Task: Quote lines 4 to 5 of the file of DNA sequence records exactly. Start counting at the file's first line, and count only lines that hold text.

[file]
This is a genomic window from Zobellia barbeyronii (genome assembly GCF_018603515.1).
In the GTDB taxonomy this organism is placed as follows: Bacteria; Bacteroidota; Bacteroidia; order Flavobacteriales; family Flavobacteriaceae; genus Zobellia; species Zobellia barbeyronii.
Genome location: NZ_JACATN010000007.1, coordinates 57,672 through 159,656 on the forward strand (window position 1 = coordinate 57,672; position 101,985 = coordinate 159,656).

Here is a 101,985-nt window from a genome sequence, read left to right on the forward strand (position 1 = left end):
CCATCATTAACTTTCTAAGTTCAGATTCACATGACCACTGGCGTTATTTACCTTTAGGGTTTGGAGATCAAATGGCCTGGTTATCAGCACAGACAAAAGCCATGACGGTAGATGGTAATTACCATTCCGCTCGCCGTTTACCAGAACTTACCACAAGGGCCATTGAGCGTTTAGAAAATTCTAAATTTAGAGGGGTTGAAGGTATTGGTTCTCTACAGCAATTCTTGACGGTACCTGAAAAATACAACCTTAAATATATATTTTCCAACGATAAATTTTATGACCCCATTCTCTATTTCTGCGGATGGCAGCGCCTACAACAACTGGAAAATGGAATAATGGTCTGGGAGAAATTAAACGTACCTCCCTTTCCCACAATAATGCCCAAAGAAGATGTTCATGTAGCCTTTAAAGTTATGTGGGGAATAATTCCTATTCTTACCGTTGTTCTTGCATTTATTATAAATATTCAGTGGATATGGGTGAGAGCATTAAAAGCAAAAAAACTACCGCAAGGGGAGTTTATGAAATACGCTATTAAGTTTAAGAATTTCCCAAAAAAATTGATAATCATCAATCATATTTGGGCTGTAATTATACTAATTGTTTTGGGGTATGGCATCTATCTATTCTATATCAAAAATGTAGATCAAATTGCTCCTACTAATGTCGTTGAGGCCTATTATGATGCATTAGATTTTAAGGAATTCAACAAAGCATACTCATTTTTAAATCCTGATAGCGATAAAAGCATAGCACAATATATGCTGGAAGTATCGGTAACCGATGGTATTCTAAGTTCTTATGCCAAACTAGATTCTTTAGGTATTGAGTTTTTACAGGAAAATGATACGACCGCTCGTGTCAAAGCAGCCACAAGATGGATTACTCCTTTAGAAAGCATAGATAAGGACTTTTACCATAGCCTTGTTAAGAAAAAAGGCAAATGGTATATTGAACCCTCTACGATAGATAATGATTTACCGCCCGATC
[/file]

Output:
Here is a 101,985-nt window from a genome sequence, read left to right on the forward strand (position 1 = left end):
CCATCATTAACTTTCTAAGTTCAGATTCACATGACCACTGGCGTTATTTACCTTTAGGGTTTGGAGATCAAATGGCCTGGTTATCAGCACAGACAAAAGCCATGACGGTAGATGGTAATTACCATTCCGCTCGCCGTTTACCAGAACTTACCACAAGGGCCATTGAGCGTTTAGAAAATTCTAAATTTAGAGGGGTTGAAGGTATTGGTTCTCTACAGCAATTCTTGACGGTACCTGAAAAATACAACCTTAAATATATATTTTCCAACGATAAATTTTATGACCCCATTCTCTATTTCTGCGGATGGCAGCGCCTACAACAACTGGAAAATGGAATAATGGTCTGGGAGAAATTAAACGTACCTCCCTTTCCCACAATAATGCCCAAAGAAGATGTTCATGTAGCCTTTAAAGTTATGTGGGGAATAATTCCTATTCTTACCGTTGTTCTTGCATTTATTATAAATATTCAGTGGATATGGGTGAGAGCATTAAAAGCAAAAAAACTACCGCAAGGGGAGTTTATGAAATACGCTATTAAGTTTAAGAATTTCCCAAAAAAATTGATAATCATCAATCATATTTGGGCTGTAATTATACTAATTGTTTTGGGGTATGGCATCTATCTATTCTATATCAAAAATGTAGATCAAATTGCTCCTACTAATGTCGTTGAGGCCTATTATGATGCATTAGATTTTAAGGAATTCAACAAAGCATACTCATTTTTAAATCCTGATAGCGATAAAAGCATAGCACAATATATGCTGGAAGTATCGGTAACCGATGGTATTCTAAGTTCTTATGCCAAACTAGATTCTTTAGGTATTGAGTTTTTACAGGAAAATGATACGACCGCTCGTGTCAAAGCAGCCACAAGATGGATTACTCCTTTAGAAAGCATAGATAAGGACTTTTACCATAGCCTTGTTAAGAAAAAAGGCAAATGGTATATTGAACCCTCTACGATAGATAATGATTTACCGCCCGATC